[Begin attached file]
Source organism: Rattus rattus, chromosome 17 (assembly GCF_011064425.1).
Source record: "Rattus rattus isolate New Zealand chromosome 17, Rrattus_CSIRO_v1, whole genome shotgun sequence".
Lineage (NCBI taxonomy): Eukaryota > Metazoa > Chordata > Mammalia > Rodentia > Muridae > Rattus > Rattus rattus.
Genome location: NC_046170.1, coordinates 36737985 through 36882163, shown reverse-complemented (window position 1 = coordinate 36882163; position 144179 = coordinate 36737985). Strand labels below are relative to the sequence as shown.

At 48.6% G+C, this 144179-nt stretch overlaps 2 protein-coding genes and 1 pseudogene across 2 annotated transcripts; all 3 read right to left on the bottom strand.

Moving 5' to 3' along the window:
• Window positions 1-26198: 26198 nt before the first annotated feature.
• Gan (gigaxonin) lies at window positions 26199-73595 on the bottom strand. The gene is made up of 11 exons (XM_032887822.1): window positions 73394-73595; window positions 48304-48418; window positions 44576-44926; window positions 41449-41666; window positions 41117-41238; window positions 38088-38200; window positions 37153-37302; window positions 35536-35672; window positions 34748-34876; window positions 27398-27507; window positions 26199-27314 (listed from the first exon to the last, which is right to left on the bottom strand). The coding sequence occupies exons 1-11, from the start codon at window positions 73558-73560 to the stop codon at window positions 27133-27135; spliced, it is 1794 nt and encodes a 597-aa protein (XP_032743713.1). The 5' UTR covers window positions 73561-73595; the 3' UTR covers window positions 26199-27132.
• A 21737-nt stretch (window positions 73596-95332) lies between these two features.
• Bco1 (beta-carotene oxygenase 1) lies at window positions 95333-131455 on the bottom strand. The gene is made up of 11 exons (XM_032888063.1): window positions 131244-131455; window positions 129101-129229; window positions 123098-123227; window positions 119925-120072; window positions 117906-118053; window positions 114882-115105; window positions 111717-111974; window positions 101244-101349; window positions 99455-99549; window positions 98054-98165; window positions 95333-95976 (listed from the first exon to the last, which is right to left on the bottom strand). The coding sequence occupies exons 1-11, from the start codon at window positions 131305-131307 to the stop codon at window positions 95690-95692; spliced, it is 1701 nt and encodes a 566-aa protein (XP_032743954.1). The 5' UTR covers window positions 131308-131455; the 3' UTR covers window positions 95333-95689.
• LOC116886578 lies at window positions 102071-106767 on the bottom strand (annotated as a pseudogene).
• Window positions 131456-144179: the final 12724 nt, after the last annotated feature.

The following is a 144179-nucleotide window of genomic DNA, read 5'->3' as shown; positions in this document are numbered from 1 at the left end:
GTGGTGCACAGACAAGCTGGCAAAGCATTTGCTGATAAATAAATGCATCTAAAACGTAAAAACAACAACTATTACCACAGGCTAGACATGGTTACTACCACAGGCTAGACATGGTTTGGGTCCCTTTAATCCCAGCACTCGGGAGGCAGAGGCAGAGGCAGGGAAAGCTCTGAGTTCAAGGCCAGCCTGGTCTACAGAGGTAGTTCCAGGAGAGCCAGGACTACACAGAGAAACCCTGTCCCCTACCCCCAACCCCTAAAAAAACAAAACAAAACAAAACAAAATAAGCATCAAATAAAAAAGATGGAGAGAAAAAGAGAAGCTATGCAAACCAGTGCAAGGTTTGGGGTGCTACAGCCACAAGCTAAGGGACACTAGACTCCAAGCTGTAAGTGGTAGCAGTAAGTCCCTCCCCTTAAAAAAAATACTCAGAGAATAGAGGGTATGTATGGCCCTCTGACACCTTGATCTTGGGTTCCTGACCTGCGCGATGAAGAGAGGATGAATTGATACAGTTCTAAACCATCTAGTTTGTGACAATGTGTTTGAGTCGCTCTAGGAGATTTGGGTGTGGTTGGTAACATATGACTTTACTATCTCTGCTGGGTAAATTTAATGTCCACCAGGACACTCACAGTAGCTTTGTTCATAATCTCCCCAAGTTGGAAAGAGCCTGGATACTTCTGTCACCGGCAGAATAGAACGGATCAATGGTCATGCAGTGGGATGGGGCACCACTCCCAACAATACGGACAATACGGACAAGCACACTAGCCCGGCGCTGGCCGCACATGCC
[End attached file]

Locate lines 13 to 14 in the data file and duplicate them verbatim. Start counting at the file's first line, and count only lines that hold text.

The following is a 144179-nucleotide window of genomic DNA, read 5'->3' as shown; positions in this document are numbered from 1 at the left end:
GTGGTGCACAGACAAGCTGGCAAAGCATTTGCTGATAAATAAATGCATCTAAAACGTAAAAACAACAACTATTACCACAGGCTAGACATGGTTACTACCACAGGCTAGACATGGTTTGGGTCCCTTTAATCCCAGCACTCGGGAGGCAGAGGCAGAGGCAGGGAAAGCTCTGAGTTCAAGGCCAGCCTGGTCTACAGAGGTAGTTCCAGGAGAGCCAGGACTACACAGAGAAACCCTGTCCCCTACCCCCAACCCCTAAAAAAACAAAACAAAACAAAACAAAATAAGCATCAAATAAAAAAGATGGAGAGAAAAAGAGAAGCTATGCAAACCAGTGCAAGGTTTGGGGTGCTACAGCCACAAGCTAAGGGACACTAGACTCCAAGCTGTAAGTGGTAGCAGTAAGTCCCTCCCCTTAAAAAAAATACTCAGAGAATAGAGGGTATGTATGGCCCTCTGACACCTTGATCTTGGGTTCCTGACCTGCGCGATGAAGAGAGGATGAATTGATACAGTTCTAAACCATCTAGTTTGTGACAATGTGTTTGAGTCGCTCTAGGAGATTTGGGTGTGGTTGGTAACATATGACTTTACTATCTCTGCTGGGTAAATTTAATGTCCACCAGGACACTCACAGTAGCTTTGTTCATAATCTCCCCAAGTTGGAAAGAGCCTGGATACTTCTGTCACCGGCAGAATAGAACGGATCAATGGTCATGCAGTGGGATGGGGCACCACTCCCAACAATACGGACAATACGGACAAGCACACTAGCCCGGCGCTGGCCGCACATGCC